Standing in a Wentworth classroom, Richard Blanco seems a little out of place, as if he’s been miscast as a writer playing a professor at a leading engineering school.

But this acclaimed writer and son of Cuban exiles—years before he delivered his poem “One Today” at President Obama’s second inauguration—began his career as a civil engineer.

Combined, these disparate bits of Blanco’s background made him highly effective at the Institute this summer as a guest instructor for a course called The Human Engineer. The class, for engineering majors, was designed to bypass the nuts and bolts of building and construction, and focused directly on the humanities and social sciences.

Students in the class learned that all engineers need a solid working knowledge of subjects like history, ethics, economics, sociology, politics, culture, and language.

They had to create a vision plan for a simulated land-use project, but were instructed to focus on things like interacting with municipal boards and grasping a community’s history and culture.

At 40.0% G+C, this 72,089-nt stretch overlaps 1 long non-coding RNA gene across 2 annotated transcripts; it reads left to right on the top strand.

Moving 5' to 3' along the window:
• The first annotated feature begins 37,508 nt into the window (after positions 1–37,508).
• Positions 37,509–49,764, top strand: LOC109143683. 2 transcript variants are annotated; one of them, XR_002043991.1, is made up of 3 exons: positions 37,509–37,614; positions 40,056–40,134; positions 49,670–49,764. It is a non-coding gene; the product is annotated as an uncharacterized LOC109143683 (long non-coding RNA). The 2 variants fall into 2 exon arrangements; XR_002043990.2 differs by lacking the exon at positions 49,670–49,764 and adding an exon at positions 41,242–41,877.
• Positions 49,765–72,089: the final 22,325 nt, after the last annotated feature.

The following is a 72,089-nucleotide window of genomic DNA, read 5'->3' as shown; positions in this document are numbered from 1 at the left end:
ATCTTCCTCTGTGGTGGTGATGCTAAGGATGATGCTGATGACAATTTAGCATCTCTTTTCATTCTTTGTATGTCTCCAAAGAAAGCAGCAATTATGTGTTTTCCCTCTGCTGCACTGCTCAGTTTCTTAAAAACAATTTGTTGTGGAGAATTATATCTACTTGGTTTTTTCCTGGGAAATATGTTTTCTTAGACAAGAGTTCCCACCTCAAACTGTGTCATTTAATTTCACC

They also had to compose a poem, says Blanco, because engineers cannot hope to prepare professional project proposals without practicing skills like sentence construction and precise word selection.

“This is not an engineering design project,” he said. “This is all of the stuff that comes before that.”

Offered for the first time this summer, The Human Engineer was conceived by Gloria Monaghan, a Wentworth professor of humanities and social sciences and published poet.

The course featured individual class segments with Blanco and a dozen Wentworth professors with expertise from gender equality to poetry, political science, philosophy, and physics.

Ronald R. Bernier, the head of the Institute’s Department of Humanities and Social Sciences who co-taught the class with Blanco, said the course was experimental and unprecedented at the Institute.

Igor Gojkovic, BBME ’16, said students were impressed with the course’s approach.

“I appreciated the whole idea of bringing these various faculty perspectives together in this one course,” Gojkovic said. “As engineers we work in the material world, but there’s so much more to life in general.”

Dennis Nealon